So, maybe if values are boundaries then perhaps values are also natural motivators… For example, if an organisational value was “partnership” then hopefully that would impact our behaviour not only with the people we support, but naturally motivate us to work more closely with our colleagues, for the common good?
If we look at the list above, whether it is having difficult conversations or shaping the behaviours of our team, empowering our people, leading by example and providing support, would naturally make those conversations more productive or effective. Alternatively, if we want to shape the behaviour of our people, then communicating the vision, leading by example and being innovative would naturally shape behaviours.
A transformational leader who is also authentic and ethical is more able to influence their staff because their authentic, ethical behaviour makes it straightforward for staff to adopt (the same values) or get behind the leader, ie Leading by Example.
Does authentic just mean walking the walk, doing what you say you will do, when you said you would do it? Or is it something more?
There is an awful lot to be said for the questions above, but it is clear that authentic leaders do the following and inspire the following in their people as well:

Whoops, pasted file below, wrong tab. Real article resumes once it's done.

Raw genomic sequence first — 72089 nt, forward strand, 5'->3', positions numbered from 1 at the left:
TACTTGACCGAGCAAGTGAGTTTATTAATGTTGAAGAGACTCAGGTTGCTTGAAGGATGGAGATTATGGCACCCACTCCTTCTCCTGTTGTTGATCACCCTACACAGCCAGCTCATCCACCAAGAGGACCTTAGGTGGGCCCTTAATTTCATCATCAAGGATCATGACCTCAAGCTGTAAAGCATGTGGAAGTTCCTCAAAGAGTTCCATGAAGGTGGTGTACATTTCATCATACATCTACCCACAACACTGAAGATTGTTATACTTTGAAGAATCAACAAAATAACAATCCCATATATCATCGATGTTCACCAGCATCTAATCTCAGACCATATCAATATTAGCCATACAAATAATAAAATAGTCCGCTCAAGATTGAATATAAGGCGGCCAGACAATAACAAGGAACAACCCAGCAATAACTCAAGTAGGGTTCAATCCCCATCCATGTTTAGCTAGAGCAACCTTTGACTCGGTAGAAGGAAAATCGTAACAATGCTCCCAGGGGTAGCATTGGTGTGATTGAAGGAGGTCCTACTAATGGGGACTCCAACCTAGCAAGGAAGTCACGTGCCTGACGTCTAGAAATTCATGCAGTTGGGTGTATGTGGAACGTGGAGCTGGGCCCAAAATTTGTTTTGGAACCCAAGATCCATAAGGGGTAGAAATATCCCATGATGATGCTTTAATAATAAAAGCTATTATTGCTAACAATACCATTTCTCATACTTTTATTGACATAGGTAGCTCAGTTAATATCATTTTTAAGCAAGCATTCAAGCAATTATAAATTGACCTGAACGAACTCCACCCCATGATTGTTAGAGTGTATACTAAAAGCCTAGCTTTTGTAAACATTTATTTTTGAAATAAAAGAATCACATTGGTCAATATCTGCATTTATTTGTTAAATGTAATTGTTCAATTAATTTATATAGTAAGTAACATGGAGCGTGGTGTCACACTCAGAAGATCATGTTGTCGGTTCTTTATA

1. Motivation and morale
2. The potential for development
3. The capacity for assuming responsibility
4. The readiness to direct behaviour towards organisational goals
Inspiring these behaviours in the people providing support will not only realise significant performance gains for the organisation, but also for the people we support. Furthermore, isn’t it interesting that developing staff is something transformational leaders do, as do authentic leaders, which, as a big believer in learning, is music to my ears…
Ethical leaders, like authentic and transformational leaders, “demonstrate a genuine caring and concern for people” and “are thought to be individuals of integrity who make ethical decisions” and so it should be no surprise that many leaders in our sector would “connect” with this value. I know in my own business we have always strived to be ethical in everything we do.
However, when leaders are perceived as ethical, those leaders are thought of as more effective and the people in our teams are therefore more optimistic about the organisation as a whole.
If you want to know more about Transformational, Authentic and Ethical Leadership and how the Skills for Care Well Led programme can support your organisation, just let us know.
I hope you found this post useful, I know I found it interesting to look at the values outlined in the research and I caught myself checking as I was writing, “do we do that?”, “is that something I could do more of?”, but then hopefully that is a reflection of our culture as well as our values!